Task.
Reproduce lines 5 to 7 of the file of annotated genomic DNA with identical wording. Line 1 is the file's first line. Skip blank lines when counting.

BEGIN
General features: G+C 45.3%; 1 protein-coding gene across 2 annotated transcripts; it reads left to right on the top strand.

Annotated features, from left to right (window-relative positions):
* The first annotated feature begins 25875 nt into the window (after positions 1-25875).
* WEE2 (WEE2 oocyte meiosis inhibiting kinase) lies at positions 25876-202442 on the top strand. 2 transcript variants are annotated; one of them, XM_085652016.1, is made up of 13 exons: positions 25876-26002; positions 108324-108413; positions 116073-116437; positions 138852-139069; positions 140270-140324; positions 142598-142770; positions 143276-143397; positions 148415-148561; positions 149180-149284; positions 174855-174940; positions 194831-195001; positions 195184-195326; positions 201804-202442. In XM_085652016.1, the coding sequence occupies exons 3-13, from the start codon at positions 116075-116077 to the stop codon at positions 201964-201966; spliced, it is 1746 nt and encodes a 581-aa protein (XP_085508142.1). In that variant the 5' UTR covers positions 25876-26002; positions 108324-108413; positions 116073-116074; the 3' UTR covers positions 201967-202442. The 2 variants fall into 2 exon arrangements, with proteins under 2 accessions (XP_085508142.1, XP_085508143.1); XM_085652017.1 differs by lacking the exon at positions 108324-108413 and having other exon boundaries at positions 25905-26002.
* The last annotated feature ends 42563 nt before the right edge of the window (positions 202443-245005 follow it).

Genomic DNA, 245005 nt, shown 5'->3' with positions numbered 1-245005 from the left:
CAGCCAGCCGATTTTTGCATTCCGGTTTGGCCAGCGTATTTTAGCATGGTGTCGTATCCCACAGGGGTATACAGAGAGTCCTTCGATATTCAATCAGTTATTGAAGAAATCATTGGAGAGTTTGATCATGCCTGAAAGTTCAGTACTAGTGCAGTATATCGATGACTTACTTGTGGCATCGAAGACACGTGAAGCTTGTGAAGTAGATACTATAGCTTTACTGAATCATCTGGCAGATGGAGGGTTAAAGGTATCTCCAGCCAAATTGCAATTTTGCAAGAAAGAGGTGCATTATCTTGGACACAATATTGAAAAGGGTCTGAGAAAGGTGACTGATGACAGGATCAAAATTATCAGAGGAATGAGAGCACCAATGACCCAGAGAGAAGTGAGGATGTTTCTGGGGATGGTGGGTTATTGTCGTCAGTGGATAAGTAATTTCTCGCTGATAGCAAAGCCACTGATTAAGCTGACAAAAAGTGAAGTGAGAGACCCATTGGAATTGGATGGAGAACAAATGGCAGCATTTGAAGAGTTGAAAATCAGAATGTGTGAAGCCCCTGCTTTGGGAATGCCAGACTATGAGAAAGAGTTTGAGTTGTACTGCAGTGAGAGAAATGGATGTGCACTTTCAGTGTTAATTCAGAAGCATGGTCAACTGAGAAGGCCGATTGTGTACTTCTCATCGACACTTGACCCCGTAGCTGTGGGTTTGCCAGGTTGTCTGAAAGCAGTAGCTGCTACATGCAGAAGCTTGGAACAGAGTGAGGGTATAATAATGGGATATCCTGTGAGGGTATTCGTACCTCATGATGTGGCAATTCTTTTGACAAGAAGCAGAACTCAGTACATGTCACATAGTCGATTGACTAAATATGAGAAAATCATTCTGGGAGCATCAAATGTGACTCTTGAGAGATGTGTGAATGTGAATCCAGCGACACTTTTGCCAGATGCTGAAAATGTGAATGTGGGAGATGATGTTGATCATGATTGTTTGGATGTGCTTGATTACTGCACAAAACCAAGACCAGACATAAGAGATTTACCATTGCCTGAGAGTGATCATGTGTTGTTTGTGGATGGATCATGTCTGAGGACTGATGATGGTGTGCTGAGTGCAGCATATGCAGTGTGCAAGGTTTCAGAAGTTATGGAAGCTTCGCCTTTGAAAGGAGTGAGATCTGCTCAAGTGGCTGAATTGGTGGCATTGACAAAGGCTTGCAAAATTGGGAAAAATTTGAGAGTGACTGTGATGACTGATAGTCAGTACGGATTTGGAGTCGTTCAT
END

* The last annotated feature ends 42563 nt before the right edge of the window (positions 202443-245005 follow it).

Genomic DNA, 245005 nt, shown 5'->3' with positions numbered 1-245005 from the left:
CAGCCAGCCGATTTTTGCATTCCGGTTTGGCCAGCGTATTTTAGCATGGTGTCGTATCCCACAGGGGTATACAGAGAGTCCTTCGATATTCAATCAGTTATTGAAGAAATCATTGGAGAGTTTGATCATGCCTGAAAGTTCAGTACTAGTGCAGTATATCGATGACTTACTTGTGGCATCGAAGACACGTGAAGCTTGTGAAGTAGATACTATAGCTTTACTGAATCATCTGGCAGATGGAGGGTTAAAGGTATCTCCAGCCAAATTGCAATTTTGCAAGAAAGAGGTGCATTATCTTGGACACAATATTGAAAAGGGTCTGAGAAAGGTGACTGATGACAGGATCAAAATTATCAGAGGAATGAGAGCACCAATGACCCAGAGAGAAGTGAGGATGTTTCTGGGGATGGTGGGTTATTGTCGTCAGTGGATAAGTAATTTCTCGCTGATAGCAAAGCCACTGATTAAGCTGACAAAAAGTGAAGTGAGAGACCCATTGGAATTGGATGGAGAACAAATGGCAGCATTTGAAGAGTTGAAAATCAGAATGTGTGAAGCCCCTGCTTTGGGAATGCCAGACTATGAGAAAGAGTTTGAGTTGTACTGCAGTGAGAGAAATGGATGTGCACTTTCAGTGTTAATTCAGAAGCATGGTCAACTGAGAAGGCCGATTGTGTACTTCTCATCGACACTTGACCCCGTAGCTGTGGGTTTGCCAGGTTGTCTGAAAGCAGTAGCTGCTACATGCAGAAGCTTGGAACAGAGTGAGGGTATAATAATGGGATATCCTGTGAGGGTATTCGTACCTCATGATGTGGCAATTCTTTTGACAAGAAGCAGAACTCAGTACATGTCACATAGTCGATTGACTAAATATGAGAAAATCATTCTGGGAGCATCAAATGTGACTCTTGAGAGATGTGTGAATGTGAATCCAGCGACACTTTTGCCAGATGCTGAAAATGTGAATGTGGGAGATGATGTTGATCATGATTGTTTGGATGTGCTTGATTACTGCACAAAACCAAGACCAGACATAAGAGATTTACCATTGCCTGAGAGTGATCATGTGTTGTTTGTGGATGGATCATGTCTGAGGACTGATGATGGTGTGCTGAGTGCAGCATATGCAGTGTGCAAGGTTTCAGAAGTTATGGAAGCTTCGCCTTTGAAAGGAGTGAGATCTGCTCAAGTGGCTGAATTGGTGGCATTGACAAAGGCTTGCAAAATTGGGAAAAATTTGAGAGTGACTGTGATGACTGATAGTCAGTACGGATTTGGAGTCGTTCAT